Germany's capital of Berlin reportedly came to a "standstill" as a result of an anti-government protest led by farmers. (Photo by Michele Tantussi/Getty Images)

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Berlin gridlocked as farmers vent fury


Germany’s capital Berlin came to a “standstill” amid anti-government protests led by farmers.

More than 5,000 tractors and 10,000 people took part in the demonstration in response to recent austerity cuts to the sector by the country’s left-leaning Government.

According to a report by Der Spiegel, police had worked to prevent tractors from entering the city hours before the beginning of the formal protest by the German Farmers’ Association.

Tractors in front of the Victory Column during a large-scale demonstration on January 15 in Berlin, Germany. (Photo by Michele Tantussi/Getty Images)
Protesting farmers hold placards in Berlin. (Photo by Michele Tantussi/Getty Images)
Joachim Rukwied, President of the German Farmers’ Association and Finance Minister Christian Lindner address protesting farmers in Berlin. (Photo by Michele Tantussi/Getty Images)
Tractors belonging to protesting farmers parked up in Berlin, Germany. (Photo by Michele Tantussi/Getty Images)
Protestors hold placards during the large-scale demonstration in Berlin. (Photo by Michele Tantussi/Getty Images)
Thousands of protestors hit the streets in Berlin. (Photo by Michele Tantussi/Getty Images)

Chancellor Olaf Scholz’s traffic-light coalition had announced concessions to the farmers before the start of the protest, although those heading up the demonstration insisted protestors will not be satisfied until all of the planned cuts are reversed.

“Without stability in the countryside, without agriculture, our country has no future,” GFA President Joachim Rukwied told the gathered crowd.

“That’s why we are prepared to take to the streets.”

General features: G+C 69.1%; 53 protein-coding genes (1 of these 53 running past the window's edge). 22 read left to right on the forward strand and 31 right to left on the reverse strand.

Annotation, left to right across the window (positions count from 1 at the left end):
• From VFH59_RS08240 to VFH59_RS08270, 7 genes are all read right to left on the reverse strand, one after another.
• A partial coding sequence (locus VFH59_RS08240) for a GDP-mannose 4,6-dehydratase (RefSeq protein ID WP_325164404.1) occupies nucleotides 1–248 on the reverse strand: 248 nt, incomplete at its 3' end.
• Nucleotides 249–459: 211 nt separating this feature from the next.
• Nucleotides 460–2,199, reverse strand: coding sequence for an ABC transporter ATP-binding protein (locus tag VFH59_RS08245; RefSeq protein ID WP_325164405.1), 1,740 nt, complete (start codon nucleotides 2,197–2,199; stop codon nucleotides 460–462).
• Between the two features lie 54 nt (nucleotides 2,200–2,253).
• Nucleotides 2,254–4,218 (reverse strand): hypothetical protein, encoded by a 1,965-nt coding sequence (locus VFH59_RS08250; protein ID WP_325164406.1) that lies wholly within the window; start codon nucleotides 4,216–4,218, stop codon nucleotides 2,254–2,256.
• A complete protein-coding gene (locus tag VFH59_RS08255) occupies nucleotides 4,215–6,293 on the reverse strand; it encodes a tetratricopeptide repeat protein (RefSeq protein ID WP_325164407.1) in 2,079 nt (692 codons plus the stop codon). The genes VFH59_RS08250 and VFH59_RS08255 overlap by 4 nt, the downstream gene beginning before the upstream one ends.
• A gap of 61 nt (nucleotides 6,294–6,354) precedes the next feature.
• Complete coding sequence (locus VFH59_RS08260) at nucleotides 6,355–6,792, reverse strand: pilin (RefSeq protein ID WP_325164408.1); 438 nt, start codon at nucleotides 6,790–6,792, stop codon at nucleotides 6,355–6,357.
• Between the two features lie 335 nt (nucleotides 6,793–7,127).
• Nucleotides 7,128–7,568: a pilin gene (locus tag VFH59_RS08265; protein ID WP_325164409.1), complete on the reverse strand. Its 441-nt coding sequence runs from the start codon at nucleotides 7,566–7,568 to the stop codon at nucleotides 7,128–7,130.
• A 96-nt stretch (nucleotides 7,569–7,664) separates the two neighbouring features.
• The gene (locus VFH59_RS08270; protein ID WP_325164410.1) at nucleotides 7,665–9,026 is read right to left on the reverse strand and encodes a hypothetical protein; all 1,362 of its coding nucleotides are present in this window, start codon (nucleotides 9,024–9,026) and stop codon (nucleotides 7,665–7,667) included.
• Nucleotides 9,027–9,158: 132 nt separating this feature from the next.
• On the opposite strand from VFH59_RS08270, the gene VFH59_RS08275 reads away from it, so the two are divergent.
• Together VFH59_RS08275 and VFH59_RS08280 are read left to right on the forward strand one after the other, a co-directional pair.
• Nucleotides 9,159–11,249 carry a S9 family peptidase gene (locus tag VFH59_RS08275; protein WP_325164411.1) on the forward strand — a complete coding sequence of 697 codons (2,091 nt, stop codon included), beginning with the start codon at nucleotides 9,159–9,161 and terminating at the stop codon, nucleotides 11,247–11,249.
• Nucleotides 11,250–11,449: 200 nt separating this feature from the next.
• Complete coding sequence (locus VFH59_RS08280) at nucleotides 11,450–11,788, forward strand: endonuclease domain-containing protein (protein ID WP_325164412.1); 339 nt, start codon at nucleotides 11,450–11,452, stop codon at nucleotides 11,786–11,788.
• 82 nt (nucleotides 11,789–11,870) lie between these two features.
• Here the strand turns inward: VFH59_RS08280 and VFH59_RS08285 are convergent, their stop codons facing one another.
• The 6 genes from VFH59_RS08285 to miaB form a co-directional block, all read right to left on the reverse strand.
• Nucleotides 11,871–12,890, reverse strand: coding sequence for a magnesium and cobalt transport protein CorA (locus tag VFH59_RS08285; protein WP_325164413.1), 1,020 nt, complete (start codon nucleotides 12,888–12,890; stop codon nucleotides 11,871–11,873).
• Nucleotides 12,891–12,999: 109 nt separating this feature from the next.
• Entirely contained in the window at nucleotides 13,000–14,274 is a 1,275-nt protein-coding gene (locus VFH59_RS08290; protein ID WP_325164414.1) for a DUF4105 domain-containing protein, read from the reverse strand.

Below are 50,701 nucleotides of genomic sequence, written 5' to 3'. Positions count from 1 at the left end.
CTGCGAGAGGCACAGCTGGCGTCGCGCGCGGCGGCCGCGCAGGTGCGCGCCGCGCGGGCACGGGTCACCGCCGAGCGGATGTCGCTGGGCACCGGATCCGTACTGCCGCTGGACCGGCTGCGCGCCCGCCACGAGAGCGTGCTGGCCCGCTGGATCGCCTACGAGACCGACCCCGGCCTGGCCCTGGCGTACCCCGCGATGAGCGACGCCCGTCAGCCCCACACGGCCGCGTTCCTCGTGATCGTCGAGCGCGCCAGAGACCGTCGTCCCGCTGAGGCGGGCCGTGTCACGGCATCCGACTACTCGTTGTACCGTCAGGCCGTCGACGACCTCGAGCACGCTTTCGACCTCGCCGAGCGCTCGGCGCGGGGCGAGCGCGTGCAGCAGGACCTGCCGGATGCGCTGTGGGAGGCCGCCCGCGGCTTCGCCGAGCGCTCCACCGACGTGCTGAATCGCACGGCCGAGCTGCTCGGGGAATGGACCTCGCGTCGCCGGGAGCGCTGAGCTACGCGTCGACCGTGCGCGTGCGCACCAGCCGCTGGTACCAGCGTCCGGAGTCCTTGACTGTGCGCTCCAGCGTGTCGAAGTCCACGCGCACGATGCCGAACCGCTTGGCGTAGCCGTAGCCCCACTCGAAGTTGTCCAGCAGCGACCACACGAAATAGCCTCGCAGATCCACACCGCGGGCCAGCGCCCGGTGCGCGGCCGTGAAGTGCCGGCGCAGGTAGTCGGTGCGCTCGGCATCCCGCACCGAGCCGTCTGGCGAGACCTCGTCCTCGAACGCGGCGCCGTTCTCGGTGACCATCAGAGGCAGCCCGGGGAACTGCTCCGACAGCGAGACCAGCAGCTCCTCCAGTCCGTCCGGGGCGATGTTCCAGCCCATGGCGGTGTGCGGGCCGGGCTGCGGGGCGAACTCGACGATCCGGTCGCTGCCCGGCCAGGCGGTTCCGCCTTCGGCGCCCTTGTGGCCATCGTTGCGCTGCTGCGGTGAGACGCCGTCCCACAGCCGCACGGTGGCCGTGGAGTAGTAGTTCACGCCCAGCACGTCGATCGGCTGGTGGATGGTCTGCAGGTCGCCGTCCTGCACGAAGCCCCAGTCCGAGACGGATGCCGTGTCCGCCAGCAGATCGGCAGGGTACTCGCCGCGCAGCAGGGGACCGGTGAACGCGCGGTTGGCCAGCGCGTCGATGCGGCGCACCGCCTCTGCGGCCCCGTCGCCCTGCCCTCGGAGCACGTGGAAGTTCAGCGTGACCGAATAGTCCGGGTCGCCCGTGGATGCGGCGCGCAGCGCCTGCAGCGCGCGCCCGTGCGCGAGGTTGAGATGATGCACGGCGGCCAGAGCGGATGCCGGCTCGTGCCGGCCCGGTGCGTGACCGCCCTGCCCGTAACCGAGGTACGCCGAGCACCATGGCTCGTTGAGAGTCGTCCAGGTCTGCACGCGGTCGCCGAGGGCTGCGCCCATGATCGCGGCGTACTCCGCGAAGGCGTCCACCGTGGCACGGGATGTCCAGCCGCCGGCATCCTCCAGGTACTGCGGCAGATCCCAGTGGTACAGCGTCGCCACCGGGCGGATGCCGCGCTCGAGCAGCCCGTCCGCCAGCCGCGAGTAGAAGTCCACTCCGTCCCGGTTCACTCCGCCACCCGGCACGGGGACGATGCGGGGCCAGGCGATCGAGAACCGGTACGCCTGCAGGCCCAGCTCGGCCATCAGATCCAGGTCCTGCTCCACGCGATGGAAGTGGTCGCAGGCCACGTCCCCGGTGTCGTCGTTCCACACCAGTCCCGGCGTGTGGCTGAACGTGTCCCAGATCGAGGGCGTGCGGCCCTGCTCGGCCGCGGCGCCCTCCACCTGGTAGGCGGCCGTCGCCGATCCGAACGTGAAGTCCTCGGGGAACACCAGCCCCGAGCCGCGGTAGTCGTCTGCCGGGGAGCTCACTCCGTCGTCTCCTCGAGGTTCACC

The country’s finance minister Christian Lindner also asked to speak at the protest in the hope of reassuring those gathered that their concerns were being taken seriously by Government.

While this was welcomed by organisers, protestors were less enthusiastic, initially booing the Free Democratic Party official before chanting “get out”.

At the time of writing, ministers were expected to meet with senior members of the protesting organisations later on January 15 for detailed discussions regarding the austerity cuts.

The protest has been seen as the latest sign of political instability in Germany, which has witnessed a surge in both Left and Right populism since the beginning of the war in Ukraine in February 2022.

Along those lines, state-owned broadcaster MDR has noted the large number of farmers from the State of Thuringia attending the protest.

The so-called “free state” has become a hotbed of Alternative für Deutschland (AfD) support in the East, with recent polls showing the group to be the strongest party in the region, polling at 36 per cent.

Many politicians fear that that could result in Thuringia becoming the first to fall under the party’s control, with a regional election due to take place later this year.

At the local level, an AfD candidate won the first round of a district election on January 14. Uwe Thrum is now set to enter a run-off race with his Christian Democrat rival later this month.